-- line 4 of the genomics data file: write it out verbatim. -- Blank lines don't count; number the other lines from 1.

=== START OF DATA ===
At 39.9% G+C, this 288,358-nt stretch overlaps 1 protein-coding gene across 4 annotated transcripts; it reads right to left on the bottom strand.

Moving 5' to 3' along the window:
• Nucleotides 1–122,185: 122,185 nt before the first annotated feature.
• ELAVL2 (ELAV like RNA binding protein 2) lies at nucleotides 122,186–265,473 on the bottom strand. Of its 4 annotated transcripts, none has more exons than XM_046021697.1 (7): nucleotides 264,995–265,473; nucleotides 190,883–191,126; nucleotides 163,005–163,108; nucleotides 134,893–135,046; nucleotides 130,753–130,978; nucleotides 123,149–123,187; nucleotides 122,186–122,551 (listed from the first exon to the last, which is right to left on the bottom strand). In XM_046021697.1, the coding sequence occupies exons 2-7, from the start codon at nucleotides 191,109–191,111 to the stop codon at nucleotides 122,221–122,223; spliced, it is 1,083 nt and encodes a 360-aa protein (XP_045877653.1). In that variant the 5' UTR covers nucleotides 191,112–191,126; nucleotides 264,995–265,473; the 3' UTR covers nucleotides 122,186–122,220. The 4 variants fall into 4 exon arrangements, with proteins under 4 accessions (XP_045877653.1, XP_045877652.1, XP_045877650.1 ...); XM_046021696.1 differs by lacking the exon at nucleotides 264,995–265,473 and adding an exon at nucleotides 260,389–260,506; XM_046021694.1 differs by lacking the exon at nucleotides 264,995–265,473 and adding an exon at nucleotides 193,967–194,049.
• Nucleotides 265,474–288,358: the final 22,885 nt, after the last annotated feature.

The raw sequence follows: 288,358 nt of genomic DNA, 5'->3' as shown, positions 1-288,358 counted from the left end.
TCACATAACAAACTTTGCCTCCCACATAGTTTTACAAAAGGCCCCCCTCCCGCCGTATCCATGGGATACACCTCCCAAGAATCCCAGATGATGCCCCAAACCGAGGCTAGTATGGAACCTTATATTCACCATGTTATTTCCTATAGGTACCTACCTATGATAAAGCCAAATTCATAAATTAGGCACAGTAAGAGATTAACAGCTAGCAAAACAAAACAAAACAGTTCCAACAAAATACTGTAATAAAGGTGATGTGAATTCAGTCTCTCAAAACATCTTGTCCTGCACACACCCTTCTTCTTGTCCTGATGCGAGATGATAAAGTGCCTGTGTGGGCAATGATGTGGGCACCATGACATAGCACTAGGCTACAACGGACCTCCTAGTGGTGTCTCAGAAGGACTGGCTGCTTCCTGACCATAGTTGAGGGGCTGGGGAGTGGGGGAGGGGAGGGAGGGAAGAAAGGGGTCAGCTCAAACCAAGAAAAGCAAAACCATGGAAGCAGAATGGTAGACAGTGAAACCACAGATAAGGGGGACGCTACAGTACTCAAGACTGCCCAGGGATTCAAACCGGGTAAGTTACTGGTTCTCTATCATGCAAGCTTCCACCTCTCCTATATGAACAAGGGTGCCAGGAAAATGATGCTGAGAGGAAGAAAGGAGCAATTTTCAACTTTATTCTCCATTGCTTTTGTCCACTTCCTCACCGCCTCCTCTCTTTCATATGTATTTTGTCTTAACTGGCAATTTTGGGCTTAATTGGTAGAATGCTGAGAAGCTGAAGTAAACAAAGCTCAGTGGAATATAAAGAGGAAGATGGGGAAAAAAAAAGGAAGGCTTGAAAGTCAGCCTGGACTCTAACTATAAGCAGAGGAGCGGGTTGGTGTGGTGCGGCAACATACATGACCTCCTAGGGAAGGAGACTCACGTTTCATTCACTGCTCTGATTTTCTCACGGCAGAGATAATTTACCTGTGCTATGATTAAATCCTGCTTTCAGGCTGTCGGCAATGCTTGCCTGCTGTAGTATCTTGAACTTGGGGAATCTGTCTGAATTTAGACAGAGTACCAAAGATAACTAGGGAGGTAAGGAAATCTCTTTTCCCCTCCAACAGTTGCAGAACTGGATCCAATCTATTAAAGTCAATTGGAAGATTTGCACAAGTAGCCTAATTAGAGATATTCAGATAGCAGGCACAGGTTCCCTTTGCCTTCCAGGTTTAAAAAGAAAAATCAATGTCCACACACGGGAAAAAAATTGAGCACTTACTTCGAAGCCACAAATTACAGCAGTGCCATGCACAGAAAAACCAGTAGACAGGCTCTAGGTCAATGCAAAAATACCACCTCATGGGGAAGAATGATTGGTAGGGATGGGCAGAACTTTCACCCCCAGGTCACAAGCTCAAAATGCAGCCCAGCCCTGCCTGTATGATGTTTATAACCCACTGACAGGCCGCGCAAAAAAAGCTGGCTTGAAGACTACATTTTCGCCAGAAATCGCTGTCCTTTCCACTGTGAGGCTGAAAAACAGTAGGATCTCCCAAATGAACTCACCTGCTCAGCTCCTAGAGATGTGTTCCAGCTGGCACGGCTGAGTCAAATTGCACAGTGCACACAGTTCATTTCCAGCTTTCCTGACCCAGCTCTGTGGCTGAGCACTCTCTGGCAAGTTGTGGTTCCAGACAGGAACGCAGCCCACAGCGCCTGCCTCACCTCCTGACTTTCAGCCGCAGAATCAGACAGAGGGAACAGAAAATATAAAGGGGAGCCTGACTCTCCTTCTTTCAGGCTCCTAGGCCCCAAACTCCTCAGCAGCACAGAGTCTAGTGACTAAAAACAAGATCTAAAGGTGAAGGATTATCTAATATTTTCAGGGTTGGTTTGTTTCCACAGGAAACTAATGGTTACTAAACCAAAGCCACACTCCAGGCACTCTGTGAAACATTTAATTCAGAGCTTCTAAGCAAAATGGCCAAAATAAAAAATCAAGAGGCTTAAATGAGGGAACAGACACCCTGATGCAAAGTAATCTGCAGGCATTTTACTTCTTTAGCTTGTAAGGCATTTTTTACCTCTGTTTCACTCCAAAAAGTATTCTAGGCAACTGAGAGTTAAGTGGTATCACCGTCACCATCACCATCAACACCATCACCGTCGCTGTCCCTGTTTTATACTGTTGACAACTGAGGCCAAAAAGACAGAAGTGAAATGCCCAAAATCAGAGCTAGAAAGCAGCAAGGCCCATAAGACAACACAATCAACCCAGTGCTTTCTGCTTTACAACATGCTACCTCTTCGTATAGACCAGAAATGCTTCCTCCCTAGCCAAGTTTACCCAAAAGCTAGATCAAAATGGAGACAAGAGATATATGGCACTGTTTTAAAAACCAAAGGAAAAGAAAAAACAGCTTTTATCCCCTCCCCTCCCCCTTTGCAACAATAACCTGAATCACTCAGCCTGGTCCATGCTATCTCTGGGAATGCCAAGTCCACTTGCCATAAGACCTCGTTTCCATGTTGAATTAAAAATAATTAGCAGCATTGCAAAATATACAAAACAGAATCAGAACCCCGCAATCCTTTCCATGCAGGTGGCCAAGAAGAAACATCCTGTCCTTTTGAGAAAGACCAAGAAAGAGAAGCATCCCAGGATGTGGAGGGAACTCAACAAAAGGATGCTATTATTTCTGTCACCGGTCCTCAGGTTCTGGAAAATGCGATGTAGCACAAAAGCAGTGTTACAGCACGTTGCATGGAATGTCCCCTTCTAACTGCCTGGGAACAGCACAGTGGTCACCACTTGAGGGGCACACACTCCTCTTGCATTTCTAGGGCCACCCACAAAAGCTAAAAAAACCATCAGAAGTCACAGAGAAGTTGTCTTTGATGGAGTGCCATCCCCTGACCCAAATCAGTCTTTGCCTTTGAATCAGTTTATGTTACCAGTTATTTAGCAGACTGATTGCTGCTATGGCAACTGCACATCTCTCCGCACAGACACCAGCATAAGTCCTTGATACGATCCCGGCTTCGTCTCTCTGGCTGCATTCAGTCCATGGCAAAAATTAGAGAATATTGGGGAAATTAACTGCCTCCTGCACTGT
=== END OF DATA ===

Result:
• ELAVL2 (ELAV like RNA binding protein 2) lies at nucleotides 122,186–265,473 on the bottom strand. Of its 4 annotated transcripts, none has more exons than XM_046021697.1 (7): nucleotides 264,995–265,473; nucleotides 190,883–191,126; nucleotides 163,005–163,108; nucleotides 134,893–135,046; nucleotides 130,753–130,978; nucleotides 123,149–123,187; nucleotides 122,186–122,551 (listed from the first exon to the last, which is right to left on the bottom strand). In XM_046021697.1, the coding sequence occupies exons 2-7, from the start codon at nucleotides 191,109–191,111 to the stop codon at nucleotides 122,221–122,223; spliced, it is 1,083 nt and encodes a 360-aa protein (XP_045877653.1). In that variant the 5' UTR covers nucleotides 191,112–191,126; nucleotides 264,995–265,473; the 3' UTR covers nucleotides 122,186–122,220. The 4 variants fall into 4 exon arrangements, with proteins under 4 accessions (XP_045877653.1, XP_045877652.1, XP_045877650.1 ...); XM_046021696.1 differs by lacking the exon at nucleotides 264,995–265,473 and adding an exon at nucleotides 260,389–260,506; XM_046021694.1 differs by lacking the exon at nucleotides 264,995–265,473 and adding an exon at nucleotides 193,967–194,049.